I admit it. I have a tendency to be a loner. I like my personal space and my private time. I recognize, though, that my tendencies aren’t always the best for a pastor. Here are my reflections on others like me:
Why Some of Us are Loners
- Some of us are naturally introverts. In fact, I’m convinced many pastors are introverts, but we’ve learned how to manage the public responsibilities of shepherding a church. Fellowship gatherings drain us, but we go anyway because we know we need to. If we don’t have our alone time, however, we’d never rejuvenate.
- Some have been hurt in the past. It doesn’t take many experiences of sharing ministry with others, becoming best friends with your staff, opening up to members . . . and then getting wounded . . . before you become a loner out of self-protection.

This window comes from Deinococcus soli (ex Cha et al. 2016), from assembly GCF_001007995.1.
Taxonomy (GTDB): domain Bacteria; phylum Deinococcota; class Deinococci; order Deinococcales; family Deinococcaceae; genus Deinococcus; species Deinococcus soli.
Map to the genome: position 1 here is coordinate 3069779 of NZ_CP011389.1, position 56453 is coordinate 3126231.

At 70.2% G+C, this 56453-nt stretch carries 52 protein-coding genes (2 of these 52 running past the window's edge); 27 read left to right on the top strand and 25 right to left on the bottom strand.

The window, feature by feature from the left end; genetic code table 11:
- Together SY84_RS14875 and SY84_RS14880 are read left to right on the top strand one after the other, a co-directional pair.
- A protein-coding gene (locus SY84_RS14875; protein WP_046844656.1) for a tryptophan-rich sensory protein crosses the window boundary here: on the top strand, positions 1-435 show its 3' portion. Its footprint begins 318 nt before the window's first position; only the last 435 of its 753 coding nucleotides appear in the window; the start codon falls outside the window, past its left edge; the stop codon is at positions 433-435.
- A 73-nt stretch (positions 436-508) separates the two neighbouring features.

- It’s easier to do ministry alone. It takes less time to make a visit if I go by myself. I don’t have to worry about anybody’s schedule. Lunch takes less time if it’s not connected to hanging out with another believer. We even spiritualize our thinking: “we can get more done for God’s glory this way.”
- It’s risky to be vulnerable. If I never invite others into my life, I never need to talk about my fears, my weaknesses, my failures. Nobody learns that I sometimes struggle as a spouse or a parent. Nobody knows that my confidence sometimes masks my insecurities.
- It’s the only model we know. Too few of us had someone pour into our lives when we were young pastors. We have learned the lessons of ministry the hard way – by ourselves – and we’ve learned how to survive on our own.
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